At the end of March, the Inter-American Development Bank released its annual report, in which it noted that the countries of Latin America and the Caribbean are experiencing the largest economic contraction in two centuries. Will Latin American states be able to recover from such a deep crisis? What could help Latin America rebuild from the coronavirus pandemic?
On March 20, the press office of the Inter-American Development Bank (IDB) issued an official statement that Latin America will need better fiscal policy to ensure a sustainable recovery as its economies recover from the worst recession over the past 200 years. According to the estimates of this international structure, in 2021, production should show an increase of 4.1% as the rollout of mass vaccinations continues and the opening of enterprises continues. According to official data, the decline in economic indicators in 2020 was 7.4%, which is the highest value in all years since 1821, when some Latin American countries continued to fight for their independence from Spain.
Today, amid the COVID-19 pandemic, the Latin American region is in a modest recovery as weaker US and EU growth, slower vaccine use and new virus strains limit economic growth in 2021 to 0.8%. Based on this scenario, in 2022 there will be a return to recession, and in 2023 – to growth – a recovery according to the principle of the letter “W”.
In addition, Latin America is again facing high unemployment rates, which in the near future could lead to an increase in extreme poverty, while health systems are running at their limits. According to statistics, the Latin America and Caribbean region, where live 8% of the world’s population, accounts for about a quarter of all deaths caused by complications from the COVID-19 virus.
One of the Bank’s experts, Eric Parrado, noted that in 2019 the Latin American region “flew with one faulty engine”. And in 2020“its other engine also suffered”. Now the countries are faced with the task of delivering “this plane to a safe place, rescuing passengers and preparing for the necessary repairs”.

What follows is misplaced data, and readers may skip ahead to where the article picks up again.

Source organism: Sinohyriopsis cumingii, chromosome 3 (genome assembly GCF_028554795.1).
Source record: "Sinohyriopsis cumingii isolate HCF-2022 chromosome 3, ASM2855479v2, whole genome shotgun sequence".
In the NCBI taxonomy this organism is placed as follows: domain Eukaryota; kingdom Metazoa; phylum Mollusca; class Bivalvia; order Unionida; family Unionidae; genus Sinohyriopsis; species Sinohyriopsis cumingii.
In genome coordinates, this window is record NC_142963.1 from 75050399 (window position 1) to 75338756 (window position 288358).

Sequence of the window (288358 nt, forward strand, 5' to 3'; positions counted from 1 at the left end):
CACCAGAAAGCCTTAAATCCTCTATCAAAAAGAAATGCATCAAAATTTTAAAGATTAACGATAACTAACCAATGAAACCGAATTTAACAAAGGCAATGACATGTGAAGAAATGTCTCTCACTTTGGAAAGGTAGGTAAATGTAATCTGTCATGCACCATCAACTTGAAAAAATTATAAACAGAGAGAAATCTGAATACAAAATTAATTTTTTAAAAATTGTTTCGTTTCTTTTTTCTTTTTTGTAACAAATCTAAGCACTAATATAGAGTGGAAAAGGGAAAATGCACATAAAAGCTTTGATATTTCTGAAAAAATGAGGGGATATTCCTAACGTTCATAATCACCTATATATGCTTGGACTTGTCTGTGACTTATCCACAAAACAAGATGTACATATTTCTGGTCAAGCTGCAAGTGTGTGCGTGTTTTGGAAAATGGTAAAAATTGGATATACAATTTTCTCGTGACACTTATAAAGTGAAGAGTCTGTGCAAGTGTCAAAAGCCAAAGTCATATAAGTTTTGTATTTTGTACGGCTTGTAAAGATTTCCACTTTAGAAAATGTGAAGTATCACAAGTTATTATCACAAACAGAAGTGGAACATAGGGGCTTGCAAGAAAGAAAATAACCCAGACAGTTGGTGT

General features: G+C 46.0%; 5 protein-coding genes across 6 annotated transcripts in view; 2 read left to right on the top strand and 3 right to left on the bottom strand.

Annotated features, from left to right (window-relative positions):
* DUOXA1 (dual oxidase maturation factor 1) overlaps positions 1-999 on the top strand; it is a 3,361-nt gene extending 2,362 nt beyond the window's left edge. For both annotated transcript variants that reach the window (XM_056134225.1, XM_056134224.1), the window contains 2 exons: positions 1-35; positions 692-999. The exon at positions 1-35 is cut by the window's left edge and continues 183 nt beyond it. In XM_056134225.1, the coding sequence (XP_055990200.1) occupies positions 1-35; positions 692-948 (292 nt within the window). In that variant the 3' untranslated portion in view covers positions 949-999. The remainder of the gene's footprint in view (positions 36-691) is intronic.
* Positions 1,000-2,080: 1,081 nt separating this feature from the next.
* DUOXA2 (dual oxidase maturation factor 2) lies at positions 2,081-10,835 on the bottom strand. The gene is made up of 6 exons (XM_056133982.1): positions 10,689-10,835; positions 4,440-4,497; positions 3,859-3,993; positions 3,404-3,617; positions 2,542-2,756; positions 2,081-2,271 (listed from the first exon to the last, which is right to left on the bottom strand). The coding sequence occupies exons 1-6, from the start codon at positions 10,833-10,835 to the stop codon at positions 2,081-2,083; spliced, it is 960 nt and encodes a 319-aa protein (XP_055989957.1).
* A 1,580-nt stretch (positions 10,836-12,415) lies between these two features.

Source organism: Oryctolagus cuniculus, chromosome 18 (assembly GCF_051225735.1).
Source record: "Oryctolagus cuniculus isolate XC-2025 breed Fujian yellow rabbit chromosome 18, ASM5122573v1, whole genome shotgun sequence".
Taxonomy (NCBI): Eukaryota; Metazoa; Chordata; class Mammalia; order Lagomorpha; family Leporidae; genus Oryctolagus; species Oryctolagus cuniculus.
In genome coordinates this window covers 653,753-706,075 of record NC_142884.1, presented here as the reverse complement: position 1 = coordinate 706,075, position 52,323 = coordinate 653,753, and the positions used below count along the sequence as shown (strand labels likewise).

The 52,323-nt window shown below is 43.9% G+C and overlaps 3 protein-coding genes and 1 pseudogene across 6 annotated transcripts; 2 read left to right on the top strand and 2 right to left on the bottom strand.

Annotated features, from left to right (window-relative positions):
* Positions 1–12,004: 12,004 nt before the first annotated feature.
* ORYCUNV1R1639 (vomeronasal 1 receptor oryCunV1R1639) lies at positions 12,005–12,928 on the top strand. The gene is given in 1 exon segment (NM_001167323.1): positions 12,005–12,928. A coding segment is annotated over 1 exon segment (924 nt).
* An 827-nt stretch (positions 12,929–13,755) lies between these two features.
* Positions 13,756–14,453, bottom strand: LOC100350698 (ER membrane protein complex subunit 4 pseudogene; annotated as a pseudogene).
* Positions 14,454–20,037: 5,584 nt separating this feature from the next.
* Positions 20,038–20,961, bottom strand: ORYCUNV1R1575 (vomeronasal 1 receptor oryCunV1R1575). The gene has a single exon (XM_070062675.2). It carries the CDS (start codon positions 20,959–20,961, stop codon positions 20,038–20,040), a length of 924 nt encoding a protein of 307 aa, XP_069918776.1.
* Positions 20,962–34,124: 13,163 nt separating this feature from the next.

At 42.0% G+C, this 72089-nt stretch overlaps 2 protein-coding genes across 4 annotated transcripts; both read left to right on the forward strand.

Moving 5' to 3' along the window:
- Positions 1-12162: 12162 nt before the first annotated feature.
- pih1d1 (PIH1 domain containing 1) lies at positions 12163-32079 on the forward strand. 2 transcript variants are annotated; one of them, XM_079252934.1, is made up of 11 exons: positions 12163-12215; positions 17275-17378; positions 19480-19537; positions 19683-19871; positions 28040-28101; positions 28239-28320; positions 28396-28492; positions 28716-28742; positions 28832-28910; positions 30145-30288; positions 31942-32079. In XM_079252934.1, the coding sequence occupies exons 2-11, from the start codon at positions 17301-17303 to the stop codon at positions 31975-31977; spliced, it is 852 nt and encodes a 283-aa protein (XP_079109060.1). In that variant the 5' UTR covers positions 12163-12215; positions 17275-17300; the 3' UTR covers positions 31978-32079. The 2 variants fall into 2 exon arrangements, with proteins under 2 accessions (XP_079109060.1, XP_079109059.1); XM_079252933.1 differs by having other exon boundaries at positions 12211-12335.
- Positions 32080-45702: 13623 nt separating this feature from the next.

An interesting fact is that in the context of the raging pandemic around the world, the governments of the countries of the region provided about half a trillion US dollars in financial support, while the “packages” of programs averaged about 8.5% of GDP compared to 19% in advanced economies. This is what caused the growth of public debt to 72% of GDP in 2020 from 58% in 2019.
Of course, today the economic indicators of each of the countries in the region, first of all, will depend on a single variable. If just a few months ago the whole world was struggling with the spread of an unexplored coronavirus, today everyone is burdened with another concern: how to quickly get access to vaccines and get the population vaccinated. In this, at the moment, the states of Latin America and the Caribbean are unique “platforms”. COVID-19 arrived here much later than in other regions, and the way the mass vaccination process takes place here is unparalleled elsewhere.
It should be emphasized that not a single country in Latin America and the Caribbean (even the most technologically advanced ones: Brazil, Mexico, Chile and Argentina) has its own capacities and scientific and technical base for the development and production of its own vaccine, and this is not only about the coronavirus. Away from the cutting edge of global progress for several years now, Latin American countries often fight the virus as best they can, and hope for outside help. In turn, regional health systems are extremely weak and ineffective in the event of any emergency.
It is for this reason that Latin America has become the most profitable market not only for the supply of vaccines by the countries that develop them, but also for establishing its production. Today, Russia, China, the United States, India are trying to offer the countries of the region their vaccine, which leads to the fact that, on the one hand, there is a shortage of the drug itself for the local population, and on the other hand, there are massive cases of abuse of authority by officials of the highest rank seeking to gain access to vaccinations either out of turn, or simply by acquaintance (one of the illustrative examples was Argentina and the Argentine scandal, which the national medias dubbed “VIP vaccination”).
In general, the prevailing “coronavirus epic”, which is still far from over, has exposed the problems with the health situation in the region already known to Latin American countries for a long time. The lack of an established preventive system, a shortage of medical personnel and basic medicines and wards, not to mention advanced technologies, corruption of officials, as well as insufficient funding have led to the fact that the vast majority of states suffer significant losses from the consequences of the pandemic. And this is in addition to various kinds of quarantines, restrictions and prohibitions in the economic sphere.
To summarize, it should be noted that in their statement, representatives of the Inter-American Development Bank noted that despite the consequences of the pandemic and the vaccine “race”, today Latin American countries need to restructure their fiscal policy, while countries with high tax revenues and high spending can benefit from more efficient and more targeted social transfer programs. According to the experts of this international structure, states should invest in projects with high social and growth benefits, create the infrastructure of the digital economy and invest in a more environmentally sustainable future.